What Jeremy Corbyn and John Bercow have in common

The two men are in the firing line, but both are safer than their enemies would like to think. 

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The devil makes work for idle hands, which means that the parliamentary recess is always a dangerous time. That, Brexit aside, Theresa May’s domestic agenda is thin gruel at the best of times, means that people are already antsy for a much-needed injection of drama.

That’s why those recurrent eruptions of discontent in Ed Miliband’s leadership tended to flare up over the summer, as opposition politicians without much to do turned fractious.

So expect the chatter about the positions of Jeremy Corbyn and John Bercow to rumble on this week.

As far as Corbyn is concerned, the threat is more imagined than real. Corbynsceptic MPs believe that any move on their part will revitalise the Corbyn project, rather than destroy it. For the left, the scale of the challenge that changing the rules to put a Corbynite MP on the ballot in future was once again shown after two setbacks for pro-Corbyn candidates in internal elections this weekend.

What about John Bercow? The Speaker’s chair has become a little bit more uncomfortable after it emerged that he told students at the University of Reading that he had voted to Remain. On the Westminster Hour last night, Alec Shelbrooke became the latest Tory MP to call on him to go. Also on that programme: Conor Burns, an ally of the Speaker, has said the “grandstanding” over Trump has hurt Bercow’s position.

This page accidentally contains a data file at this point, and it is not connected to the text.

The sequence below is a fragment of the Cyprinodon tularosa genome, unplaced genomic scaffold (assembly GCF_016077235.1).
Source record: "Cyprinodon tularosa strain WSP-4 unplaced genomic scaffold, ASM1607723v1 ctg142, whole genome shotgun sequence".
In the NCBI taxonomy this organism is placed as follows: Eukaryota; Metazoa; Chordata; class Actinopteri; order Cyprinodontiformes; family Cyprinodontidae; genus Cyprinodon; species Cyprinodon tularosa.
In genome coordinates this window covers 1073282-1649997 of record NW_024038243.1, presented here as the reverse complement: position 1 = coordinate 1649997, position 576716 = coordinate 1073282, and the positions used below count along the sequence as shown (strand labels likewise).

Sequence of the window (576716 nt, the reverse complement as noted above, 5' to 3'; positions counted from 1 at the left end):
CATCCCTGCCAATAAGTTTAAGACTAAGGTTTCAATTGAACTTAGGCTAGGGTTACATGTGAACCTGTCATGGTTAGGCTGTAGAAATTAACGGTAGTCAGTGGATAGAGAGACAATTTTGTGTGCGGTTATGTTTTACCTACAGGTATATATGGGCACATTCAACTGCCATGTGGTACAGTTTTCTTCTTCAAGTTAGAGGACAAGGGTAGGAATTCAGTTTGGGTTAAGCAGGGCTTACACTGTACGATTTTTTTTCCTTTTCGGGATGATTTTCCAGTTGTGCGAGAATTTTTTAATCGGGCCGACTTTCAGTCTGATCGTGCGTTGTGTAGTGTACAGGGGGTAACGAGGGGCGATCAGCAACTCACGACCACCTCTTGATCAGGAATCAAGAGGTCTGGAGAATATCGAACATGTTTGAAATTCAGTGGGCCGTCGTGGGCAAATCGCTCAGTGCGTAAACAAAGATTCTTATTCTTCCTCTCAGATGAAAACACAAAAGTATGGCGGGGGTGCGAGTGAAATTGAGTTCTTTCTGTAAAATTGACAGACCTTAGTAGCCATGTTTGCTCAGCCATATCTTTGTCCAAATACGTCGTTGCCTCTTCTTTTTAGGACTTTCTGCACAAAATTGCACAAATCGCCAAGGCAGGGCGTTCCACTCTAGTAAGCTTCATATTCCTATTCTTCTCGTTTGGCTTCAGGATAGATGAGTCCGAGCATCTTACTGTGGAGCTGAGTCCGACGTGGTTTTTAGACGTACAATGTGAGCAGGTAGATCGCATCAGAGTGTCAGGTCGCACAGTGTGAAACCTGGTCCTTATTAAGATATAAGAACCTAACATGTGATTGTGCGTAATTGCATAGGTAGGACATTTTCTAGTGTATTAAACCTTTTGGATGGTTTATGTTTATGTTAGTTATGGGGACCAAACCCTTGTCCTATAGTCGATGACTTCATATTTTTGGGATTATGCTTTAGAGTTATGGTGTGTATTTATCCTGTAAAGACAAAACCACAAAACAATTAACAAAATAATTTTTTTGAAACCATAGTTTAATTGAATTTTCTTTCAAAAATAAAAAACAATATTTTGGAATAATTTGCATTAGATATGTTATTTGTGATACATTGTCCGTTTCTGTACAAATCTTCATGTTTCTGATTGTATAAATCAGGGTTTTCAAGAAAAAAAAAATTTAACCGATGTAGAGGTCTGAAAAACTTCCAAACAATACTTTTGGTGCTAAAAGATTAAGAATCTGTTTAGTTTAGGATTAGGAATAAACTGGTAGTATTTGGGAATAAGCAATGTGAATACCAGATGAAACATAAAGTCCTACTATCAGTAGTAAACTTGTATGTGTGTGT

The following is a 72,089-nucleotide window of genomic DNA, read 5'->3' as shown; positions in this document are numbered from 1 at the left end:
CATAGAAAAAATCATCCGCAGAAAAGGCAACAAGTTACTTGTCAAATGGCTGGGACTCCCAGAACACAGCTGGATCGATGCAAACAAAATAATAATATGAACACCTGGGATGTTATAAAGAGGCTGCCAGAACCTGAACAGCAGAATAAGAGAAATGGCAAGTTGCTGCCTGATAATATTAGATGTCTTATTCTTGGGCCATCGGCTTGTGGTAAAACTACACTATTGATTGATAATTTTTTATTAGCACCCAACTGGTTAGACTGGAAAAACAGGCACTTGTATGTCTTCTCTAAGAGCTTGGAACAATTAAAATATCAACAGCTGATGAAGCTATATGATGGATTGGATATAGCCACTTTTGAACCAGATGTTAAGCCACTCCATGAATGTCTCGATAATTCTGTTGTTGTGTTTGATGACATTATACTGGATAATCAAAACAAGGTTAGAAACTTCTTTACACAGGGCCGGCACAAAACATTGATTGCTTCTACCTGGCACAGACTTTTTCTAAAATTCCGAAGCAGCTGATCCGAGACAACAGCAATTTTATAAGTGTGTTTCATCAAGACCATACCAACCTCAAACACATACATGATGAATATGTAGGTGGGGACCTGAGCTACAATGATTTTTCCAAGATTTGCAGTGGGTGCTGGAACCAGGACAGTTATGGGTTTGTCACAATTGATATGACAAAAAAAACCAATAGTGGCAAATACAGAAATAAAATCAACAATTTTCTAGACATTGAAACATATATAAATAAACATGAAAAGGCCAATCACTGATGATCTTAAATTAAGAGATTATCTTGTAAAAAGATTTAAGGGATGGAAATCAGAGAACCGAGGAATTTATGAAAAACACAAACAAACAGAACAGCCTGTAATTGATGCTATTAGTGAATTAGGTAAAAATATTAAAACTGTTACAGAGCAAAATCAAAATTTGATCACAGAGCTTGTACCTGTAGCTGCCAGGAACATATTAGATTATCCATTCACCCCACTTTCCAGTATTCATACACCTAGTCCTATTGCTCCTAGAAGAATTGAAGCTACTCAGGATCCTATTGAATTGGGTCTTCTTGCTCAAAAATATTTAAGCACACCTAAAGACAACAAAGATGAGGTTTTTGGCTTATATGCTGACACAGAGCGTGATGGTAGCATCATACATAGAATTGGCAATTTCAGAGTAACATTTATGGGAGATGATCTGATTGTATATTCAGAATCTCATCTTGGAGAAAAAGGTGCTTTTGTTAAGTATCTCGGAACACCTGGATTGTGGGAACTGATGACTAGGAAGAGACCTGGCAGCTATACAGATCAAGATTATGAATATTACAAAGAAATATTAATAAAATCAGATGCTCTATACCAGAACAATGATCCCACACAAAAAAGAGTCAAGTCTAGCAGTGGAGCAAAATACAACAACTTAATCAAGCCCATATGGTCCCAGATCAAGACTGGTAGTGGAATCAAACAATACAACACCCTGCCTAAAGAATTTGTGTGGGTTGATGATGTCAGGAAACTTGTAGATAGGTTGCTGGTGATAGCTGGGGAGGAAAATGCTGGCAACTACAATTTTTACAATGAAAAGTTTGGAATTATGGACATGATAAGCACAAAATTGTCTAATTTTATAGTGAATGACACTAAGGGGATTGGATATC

The danger for Bercow is that whereas with the Trump affair he could fairly be said to be exercising his constitutional powers, letting his view on the referendum be known publicly is a very different kettle of fish. 

But again, the threat to Bercow is overstated. Not only does he retain the support of the opposition parties but the movement against him among Conservatives is smaller than it appears. Though he has eked out a not inconsiderable following on the left, support for his consistent backing of the House against the government, as well as innovations like the parliamentary crèche, mean that he can count on unusual allies. Barring further revelations, he’ll get to his preferred date of 2018, though he is more vulnerable than Corbyn.

But both rows are a sign of things to come. Labour doesn’t really have a message for this vacant week, and will likely find that vacumn is taken up by talk of Corbyn’s future. The Speaker’s critics are emboldened and won’t go quiet any time soon. For both, this week is not going to cause them to update their LinkedIns but will be more uncomfortable than they’d like. 

Stephen Bush is political editor of the New Statesman. His daily briefing, Morning Call, provides a quick and essential guide to domestic and global politics. He also co-hosts the New Statesman podcast.

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